So, how do you know when to shard your database? Some good indicators that it may be time to consider sharding are when you've started to max out data size, write throughput, and/or read throughput. Let's walk through each of these categories.
One of the original reasons to shard was because disks were not large enough to hold all of your data. These days, that's not the problem. For example, Backblaze has recently purchased over 40,000 16TB drives!
Data size can still be a driving factor for sharding though. One thing to consider is how large your working set is, and how much of that fits into RAM. As less of your active data fits in memory and more queries need to read from disk, query latency will increase.
Other database operations are also affected by the data size of a single MySQL cluster. The larger the database, the longer backups (and restores!) take. The same is true for other operational tasks like provisioning new replicas and making schema changes. This is the logic behind guidelines Vitess has made for shard sizing. Smaller data size per shard improves manageability.
Another reason to consider sharding is when you've maxed out the write throughput of your cluster. This can show up in a couple of ways.
When the primary is maxed on IOPS, writes will become less performant. Usually before that, however, replication lag becomes a problem. While there have been significant improvements in replication within MySQL clusters, there will always be a small amount of delay between the time the data is written to the primary and that same data is written to a replica. You may be depending on replicas being up-to-date for disaster recovery, or you may be using replicas to scale out your reads as discussed earlier. When replicas fall behind the primary, this can look like inconsistent or stale data to your users, and may also result in errors if your application expects to be able to read data that it has just written.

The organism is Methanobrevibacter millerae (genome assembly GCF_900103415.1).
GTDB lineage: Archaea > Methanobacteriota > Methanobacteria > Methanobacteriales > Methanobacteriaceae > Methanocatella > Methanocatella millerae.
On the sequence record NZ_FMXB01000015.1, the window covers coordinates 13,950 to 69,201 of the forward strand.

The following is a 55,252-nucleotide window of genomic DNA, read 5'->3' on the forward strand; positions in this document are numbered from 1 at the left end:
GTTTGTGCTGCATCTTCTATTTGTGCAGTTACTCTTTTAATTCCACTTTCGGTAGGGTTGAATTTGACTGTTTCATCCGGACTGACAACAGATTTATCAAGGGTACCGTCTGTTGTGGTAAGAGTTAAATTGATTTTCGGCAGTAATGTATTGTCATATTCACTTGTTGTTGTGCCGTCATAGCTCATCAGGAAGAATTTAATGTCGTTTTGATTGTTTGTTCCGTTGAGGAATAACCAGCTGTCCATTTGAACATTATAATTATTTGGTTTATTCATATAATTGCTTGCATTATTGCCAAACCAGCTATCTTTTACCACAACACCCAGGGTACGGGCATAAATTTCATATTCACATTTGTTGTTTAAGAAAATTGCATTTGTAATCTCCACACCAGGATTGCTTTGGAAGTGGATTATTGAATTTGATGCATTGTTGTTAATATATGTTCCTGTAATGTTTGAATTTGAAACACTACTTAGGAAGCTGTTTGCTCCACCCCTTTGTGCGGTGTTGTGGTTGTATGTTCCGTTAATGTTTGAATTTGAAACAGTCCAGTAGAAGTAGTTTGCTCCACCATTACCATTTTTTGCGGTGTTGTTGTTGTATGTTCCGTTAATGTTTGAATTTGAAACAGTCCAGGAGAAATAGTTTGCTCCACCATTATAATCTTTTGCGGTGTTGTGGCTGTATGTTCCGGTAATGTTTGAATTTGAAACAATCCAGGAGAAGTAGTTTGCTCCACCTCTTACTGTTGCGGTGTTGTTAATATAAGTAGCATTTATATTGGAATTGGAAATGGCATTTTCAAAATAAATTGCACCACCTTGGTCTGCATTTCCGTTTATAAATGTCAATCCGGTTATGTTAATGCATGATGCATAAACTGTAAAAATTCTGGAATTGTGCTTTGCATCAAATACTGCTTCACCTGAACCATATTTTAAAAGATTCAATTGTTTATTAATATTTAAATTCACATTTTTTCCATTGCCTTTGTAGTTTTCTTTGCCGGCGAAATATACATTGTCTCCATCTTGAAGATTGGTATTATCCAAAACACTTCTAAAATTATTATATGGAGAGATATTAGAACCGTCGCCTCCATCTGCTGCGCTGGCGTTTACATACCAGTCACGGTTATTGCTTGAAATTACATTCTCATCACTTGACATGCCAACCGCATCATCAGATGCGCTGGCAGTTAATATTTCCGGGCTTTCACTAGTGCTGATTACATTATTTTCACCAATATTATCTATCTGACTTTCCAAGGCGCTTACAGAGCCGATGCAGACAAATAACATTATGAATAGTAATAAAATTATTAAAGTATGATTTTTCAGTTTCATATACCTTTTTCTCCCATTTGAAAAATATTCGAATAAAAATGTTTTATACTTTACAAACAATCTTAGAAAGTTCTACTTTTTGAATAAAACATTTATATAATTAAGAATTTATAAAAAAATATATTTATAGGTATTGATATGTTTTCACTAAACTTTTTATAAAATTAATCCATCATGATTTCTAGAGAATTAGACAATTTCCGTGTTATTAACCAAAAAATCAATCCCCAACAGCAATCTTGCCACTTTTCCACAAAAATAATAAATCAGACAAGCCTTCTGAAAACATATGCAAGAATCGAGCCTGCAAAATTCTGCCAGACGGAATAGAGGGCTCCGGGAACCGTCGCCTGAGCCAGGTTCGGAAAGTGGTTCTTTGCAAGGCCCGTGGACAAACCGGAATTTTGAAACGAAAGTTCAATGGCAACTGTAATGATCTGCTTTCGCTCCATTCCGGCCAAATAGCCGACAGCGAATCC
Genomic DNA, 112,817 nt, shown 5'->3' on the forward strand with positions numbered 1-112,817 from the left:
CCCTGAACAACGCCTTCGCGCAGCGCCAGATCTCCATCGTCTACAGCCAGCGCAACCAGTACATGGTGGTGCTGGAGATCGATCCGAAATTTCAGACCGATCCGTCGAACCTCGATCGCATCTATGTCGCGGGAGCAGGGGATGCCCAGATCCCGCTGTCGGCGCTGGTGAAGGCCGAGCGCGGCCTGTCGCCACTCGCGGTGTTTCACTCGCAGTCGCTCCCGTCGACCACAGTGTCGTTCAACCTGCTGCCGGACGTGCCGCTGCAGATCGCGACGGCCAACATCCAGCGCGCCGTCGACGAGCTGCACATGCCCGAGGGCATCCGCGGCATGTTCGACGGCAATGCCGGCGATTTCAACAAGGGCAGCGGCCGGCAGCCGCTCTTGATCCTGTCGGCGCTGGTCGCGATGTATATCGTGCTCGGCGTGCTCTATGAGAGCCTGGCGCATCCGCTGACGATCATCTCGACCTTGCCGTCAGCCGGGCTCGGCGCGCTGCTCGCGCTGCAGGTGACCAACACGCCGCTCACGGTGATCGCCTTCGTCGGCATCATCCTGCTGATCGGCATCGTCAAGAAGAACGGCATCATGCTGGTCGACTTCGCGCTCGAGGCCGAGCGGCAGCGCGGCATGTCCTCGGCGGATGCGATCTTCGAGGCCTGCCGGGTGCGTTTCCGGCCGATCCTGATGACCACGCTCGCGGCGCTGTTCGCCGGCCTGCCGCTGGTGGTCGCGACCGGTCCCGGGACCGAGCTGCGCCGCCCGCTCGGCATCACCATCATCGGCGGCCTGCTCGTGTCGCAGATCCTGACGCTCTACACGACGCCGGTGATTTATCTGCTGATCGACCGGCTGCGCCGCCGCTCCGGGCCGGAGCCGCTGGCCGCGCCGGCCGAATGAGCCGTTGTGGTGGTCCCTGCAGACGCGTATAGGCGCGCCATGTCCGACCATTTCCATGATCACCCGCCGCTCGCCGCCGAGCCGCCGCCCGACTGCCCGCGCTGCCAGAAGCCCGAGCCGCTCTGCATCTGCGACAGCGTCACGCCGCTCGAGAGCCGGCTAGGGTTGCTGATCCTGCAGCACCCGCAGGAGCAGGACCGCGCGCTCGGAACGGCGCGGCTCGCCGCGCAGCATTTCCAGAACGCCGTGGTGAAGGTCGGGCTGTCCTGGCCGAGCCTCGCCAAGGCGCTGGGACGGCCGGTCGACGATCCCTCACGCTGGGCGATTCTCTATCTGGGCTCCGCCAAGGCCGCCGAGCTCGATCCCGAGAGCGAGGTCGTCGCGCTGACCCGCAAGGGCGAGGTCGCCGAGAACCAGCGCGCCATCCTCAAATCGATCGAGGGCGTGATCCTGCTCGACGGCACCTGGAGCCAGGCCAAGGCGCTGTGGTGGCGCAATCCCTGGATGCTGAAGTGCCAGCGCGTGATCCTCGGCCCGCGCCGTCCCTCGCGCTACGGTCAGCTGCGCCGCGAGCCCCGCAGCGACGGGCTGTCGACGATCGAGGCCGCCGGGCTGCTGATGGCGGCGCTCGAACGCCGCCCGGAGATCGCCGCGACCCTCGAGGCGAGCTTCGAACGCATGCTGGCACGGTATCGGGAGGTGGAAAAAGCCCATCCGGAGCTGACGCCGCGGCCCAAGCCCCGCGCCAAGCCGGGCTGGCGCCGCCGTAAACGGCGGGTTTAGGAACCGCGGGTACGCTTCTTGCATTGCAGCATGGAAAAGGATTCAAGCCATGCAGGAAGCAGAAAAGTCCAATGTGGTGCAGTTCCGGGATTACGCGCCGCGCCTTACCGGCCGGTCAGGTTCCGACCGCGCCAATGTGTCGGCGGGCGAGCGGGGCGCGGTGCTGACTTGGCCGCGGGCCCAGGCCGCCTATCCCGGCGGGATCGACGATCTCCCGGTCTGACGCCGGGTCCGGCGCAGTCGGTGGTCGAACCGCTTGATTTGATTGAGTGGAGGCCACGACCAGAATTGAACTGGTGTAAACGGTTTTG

When you're hitting your write throughput limits, other database operations like schema changes and batch jobs will be slower as well.
While running out of read throughput capacity can be solved through read-write splitting and the addition of read replicas, that isn't without its own challenges. As mentioned in the previous section, replication lag can make this complex or lead to a poor experience for your users.
Typically, this is earlier than we often think about sharding. However, by scaling read capacity through horizontal sharding instead of by using replicas, application code does not need to account for the potential replication lag or that multiple connection strings need to be managed and utilized depending on the data set you are trying to access. Plus, sharding at this stage sets you up for future growth and you don't have to come back and shard later when write throughput or data size would otherwise become an issue.
Sharding can and should be considered as a solution not just for scaling large data sizes, but also for scaling throughput of reads and writes.
In addition to being able to handle larger workloads, sharding provides other benefits, including:
- Better cost optimization as you scale.
- Increased parallelization leading to faster backups, restores, and schema changes.
- Better SLAs by reducing the blast radius of various failure domains to a single shard.
- Predictable horizontal scalability.
If you're unsure whether or not you're ready to shard, don't hesitate to contact us. We'd love to hop on a call to discuss your workload and scaling options.